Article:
Patents ~ Nutty or Novel? (Jan, 1929)

Patents ~ Nutty or Novel?

HERE are a few more recently patented “dream kites” which the inventors who planned them hope will soar to dizzy heights of fame and fortune. Just how useful they will prove to be only time can tell.

Which Are They—Nutty or Novel?

TOOT! TOOT! YER TIRE’S FLAT!

Instead of clumping along for miles swearing at the rough roads when you really are ruining a good tire that has gone flat, an Idaho inventor proposes you should use his ingeniously devised gadget which screws on over the tire valve in place of the regular valve cap. When the air in your tire escapes its rubber jail as you go humming along on a dark night, you will, if you have installed this signal, be warned of the fact by a loud electrically operated horn placed on the dashboard!

IS THIS HENRY’S HUNCH?

No less an authority than Henry Ford declares that the airship of the future will be a combination of all the mechanical grapefruit and rhubarb known to aerial invention. Such a ship as Henry visualizes is shown here, with a central gas bag, airplane wings, ship hull and undisclosed helicopter propellers. To all these proposals, Dr. Hugo Eckener, who also knows something about airships, being designer of the Graf Zeppelin, voices the German equivalent of the word “Hooey!”

RIP ‘ER OFF IN SECTIONS!

Possibly, in conjunction with the flat tire signal above, you will be strictly up to date and will be using this type of tire when the electric call comer for a change. Instead of wrangling a whole casing off the rim, all you will have to do is run the car ahead a few inches until the deflated section of this ultra modern tire is uppermost. Then you will quickly be able to effect a change of tire with a fresh segment—theoretically. But how about all the friction between “the pieces of pie?” And think of all the signals you’d need!

6 comments
  1. Toronto says: April 21, 20108:45 am

    Those tire pressure devices sure took their time coming to market, but they eventually made it.

  2. KD5ZS says: April 21, 201010:09 am

    Actually I believe that there has been some progress in developing hybrid airship/winged aircraft.

  3. John Savard says: April 21, 20103:42 pm

    Looking up information about hybrid aircraft, I see the idea is to have them heavier than air, so they can land easily, but just to make them lighter than they might otherwise be.

    This has started me thinking. The problem with lighter-than-air craft is that they have to release expensive helium to become heavier in order to land – unless they use flammable hydrogen. Perhaps the real hybridization we need is to have a helium balloon airship connected by a rope to a hydrogen balloon above it at a safe distance.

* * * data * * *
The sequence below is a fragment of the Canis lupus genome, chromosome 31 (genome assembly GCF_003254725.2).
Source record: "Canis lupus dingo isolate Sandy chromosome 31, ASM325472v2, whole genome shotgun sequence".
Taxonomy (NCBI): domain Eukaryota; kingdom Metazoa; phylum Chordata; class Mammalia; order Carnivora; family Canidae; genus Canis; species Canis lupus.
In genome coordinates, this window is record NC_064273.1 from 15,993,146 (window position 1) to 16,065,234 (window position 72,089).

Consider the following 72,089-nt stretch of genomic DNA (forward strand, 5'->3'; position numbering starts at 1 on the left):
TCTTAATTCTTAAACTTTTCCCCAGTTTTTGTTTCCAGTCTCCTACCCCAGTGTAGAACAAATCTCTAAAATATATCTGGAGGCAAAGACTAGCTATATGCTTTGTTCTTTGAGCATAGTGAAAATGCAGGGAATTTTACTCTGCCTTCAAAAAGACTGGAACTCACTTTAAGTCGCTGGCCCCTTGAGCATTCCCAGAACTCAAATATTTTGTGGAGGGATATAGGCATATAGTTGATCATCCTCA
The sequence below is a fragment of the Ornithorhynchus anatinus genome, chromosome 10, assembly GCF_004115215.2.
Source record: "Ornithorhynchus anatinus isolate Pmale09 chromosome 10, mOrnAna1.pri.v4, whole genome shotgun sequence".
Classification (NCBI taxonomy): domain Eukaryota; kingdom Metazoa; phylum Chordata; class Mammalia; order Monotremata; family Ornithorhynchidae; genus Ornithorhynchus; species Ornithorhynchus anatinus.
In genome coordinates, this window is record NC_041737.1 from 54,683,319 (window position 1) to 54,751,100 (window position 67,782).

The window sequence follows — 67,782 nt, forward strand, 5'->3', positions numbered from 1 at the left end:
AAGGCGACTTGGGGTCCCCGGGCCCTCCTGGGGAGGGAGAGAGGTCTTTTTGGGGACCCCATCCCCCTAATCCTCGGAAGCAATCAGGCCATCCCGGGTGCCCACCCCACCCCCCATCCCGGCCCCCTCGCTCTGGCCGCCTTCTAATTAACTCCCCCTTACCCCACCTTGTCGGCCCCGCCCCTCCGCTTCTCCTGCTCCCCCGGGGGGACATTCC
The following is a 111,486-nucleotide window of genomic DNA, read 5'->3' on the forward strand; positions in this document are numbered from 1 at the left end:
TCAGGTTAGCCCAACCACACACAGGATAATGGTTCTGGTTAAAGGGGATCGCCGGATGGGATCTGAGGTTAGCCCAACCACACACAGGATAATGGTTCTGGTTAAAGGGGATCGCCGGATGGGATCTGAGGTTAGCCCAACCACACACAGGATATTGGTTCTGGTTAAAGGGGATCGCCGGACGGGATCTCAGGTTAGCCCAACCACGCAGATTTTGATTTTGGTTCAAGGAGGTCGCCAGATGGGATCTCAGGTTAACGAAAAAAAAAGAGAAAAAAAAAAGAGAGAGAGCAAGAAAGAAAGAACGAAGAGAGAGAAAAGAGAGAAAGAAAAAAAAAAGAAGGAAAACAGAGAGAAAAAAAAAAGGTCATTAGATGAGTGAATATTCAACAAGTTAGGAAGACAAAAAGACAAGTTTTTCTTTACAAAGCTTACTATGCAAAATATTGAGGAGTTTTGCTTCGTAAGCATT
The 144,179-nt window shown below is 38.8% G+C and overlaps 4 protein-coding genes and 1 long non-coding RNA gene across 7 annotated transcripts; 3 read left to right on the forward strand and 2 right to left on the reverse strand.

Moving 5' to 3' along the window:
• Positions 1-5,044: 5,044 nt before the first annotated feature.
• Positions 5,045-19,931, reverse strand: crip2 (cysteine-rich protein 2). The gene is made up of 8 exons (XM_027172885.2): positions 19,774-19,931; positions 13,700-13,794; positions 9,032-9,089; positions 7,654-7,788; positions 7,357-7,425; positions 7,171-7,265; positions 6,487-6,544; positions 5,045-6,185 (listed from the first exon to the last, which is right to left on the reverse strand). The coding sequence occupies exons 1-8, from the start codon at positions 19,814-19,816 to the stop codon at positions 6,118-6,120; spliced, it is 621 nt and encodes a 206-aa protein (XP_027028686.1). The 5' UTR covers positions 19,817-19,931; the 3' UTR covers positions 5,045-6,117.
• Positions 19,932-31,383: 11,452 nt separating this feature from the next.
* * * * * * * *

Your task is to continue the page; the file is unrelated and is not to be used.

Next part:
4. Johnny Q says: April 22, 20106:12 am

    None of these have anything on the coffin-screw: http://www.google.com/p…

  5. Sean says: April 22, 20108:06 am

    A common theoretical airship design envisions hydrogen balloonettes inside the helium gas bags. The hydrogen is connected to the outside world only by the vent at the top while the helium serves as fire-proof insulation. This idea was tried out on…. either the Hindenburg or the Graf Zepp II, but was not utilized because, at the time, the US controlled all of the Helium supplies in the world and FDR refused to release it to the Germans, even for passenger ships.

    In fact, the Hindenburg was originally designed to use Helium. It took the direct orders of Herman Goering to override Dr. Eckner’s safety concerns. Once it was clear that the US would never release the gas, 11 new passenger cabins were added to take advantage of Hydrogen’s greater lift, taking the passenger compliment from 50 to 74.

    Another design that was tested from time to time involved using superheaters inside the Helium cells powered either by electricity or exhaust gas from the engines. These heated and expanded the Helium for greater lift at night when cooler temperatures shrank the gas and cut lift and were turned off during the day.

    An extension of this concept is to use hot air balloonettes along with Helium cells. The ship carries enough Helium to cancel or nearly cancel its weight. Using, again, engine exhaust or electric heaters, the air in these cells is heated to produce the needed lift. when the ship needs to descend, the heat is turned off and the hot air is vented from the top, just as with a hot air balloon. The drawback to this system versus hydrogen balloonettes is that the ship must be built larger to accommodate the fact that hot air has far less lift per unit of volume than either Hydrogen or Helium.

    John you can see something of your idea in very early airships which had the gondola and engines suspended well below the gas bag. (See, especially, the designs of Alberto-Santos Dumont.) Early ships used gasoline engines with either spark ignitions or open flames. Later, much safer diesels became the norm, but still required a degree of separation. Hence the engine pods of the Hindenburg and Graf Zeppelin versus the inboard engines of the (Helium-filled) American Akron and Macon. The problem with a completely separate balloon is that the drag and control penalties that it would engender would make the ship all but unmanageable and certainly far less efficient.

  6. Sean says: April 22, 20108:15 am

    You’re correct that there is still ongoing work to build hybrid airships and that many more modern designs are hybrids. (A little older, but one of my favorites: http://xplanes.tumblr.c…)

    The real benefits of these ships are that the smaller gas bag and greater power to weight ratios allow for greater speed and much greater control, particularly while hovering in cross winds. A secondary benefit is that the greater weight and smaller size makes them much easier to handle and hanger on the ground.

    Sorry for the rants, I just really have a thing for airships.

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